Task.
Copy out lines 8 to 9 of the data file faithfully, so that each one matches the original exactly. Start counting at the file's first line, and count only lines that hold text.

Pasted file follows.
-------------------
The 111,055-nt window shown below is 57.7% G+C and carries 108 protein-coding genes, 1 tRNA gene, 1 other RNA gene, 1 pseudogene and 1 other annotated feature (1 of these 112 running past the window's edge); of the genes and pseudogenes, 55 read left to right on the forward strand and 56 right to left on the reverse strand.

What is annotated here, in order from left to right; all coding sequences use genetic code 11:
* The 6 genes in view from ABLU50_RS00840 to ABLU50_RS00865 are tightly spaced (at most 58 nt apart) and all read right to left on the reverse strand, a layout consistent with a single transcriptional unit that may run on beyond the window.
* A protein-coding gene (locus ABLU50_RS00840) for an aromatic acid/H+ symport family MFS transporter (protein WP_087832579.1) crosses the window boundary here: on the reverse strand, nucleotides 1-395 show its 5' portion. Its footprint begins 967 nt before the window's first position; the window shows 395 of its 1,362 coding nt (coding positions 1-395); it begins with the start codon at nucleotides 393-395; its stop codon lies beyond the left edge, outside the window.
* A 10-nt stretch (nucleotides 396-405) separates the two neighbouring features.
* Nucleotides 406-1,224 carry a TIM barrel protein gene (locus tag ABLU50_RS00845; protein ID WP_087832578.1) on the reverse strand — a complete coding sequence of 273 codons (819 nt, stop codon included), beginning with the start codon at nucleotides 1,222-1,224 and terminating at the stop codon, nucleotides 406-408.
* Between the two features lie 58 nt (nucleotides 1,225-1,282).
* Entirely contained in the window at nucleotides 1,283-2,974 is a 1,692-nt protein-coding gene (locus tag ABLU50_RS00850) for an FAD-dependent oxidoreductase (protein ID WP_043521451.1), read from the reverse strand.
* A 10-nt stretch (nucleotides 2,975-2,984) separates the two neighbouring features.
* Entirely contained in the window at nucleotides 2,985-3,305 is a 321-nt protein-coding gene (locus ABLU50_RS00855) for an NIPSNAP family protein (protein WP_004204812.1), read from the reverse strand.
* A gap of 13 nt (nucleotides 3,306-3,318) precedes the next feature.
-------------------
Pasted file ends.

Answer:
* Entirely contained in the window at nucleotides 1,283-2,974 is a 1,692-nt protein-coding gene (locus tag ABLU50_RS00850) for an FAD-dependent oxidoreductase (protein ID WP_043521451.1), read from the reverse strand.
* A 10-nt stretch (nucleotides 2,975-2,984) separates the two neighbouring features.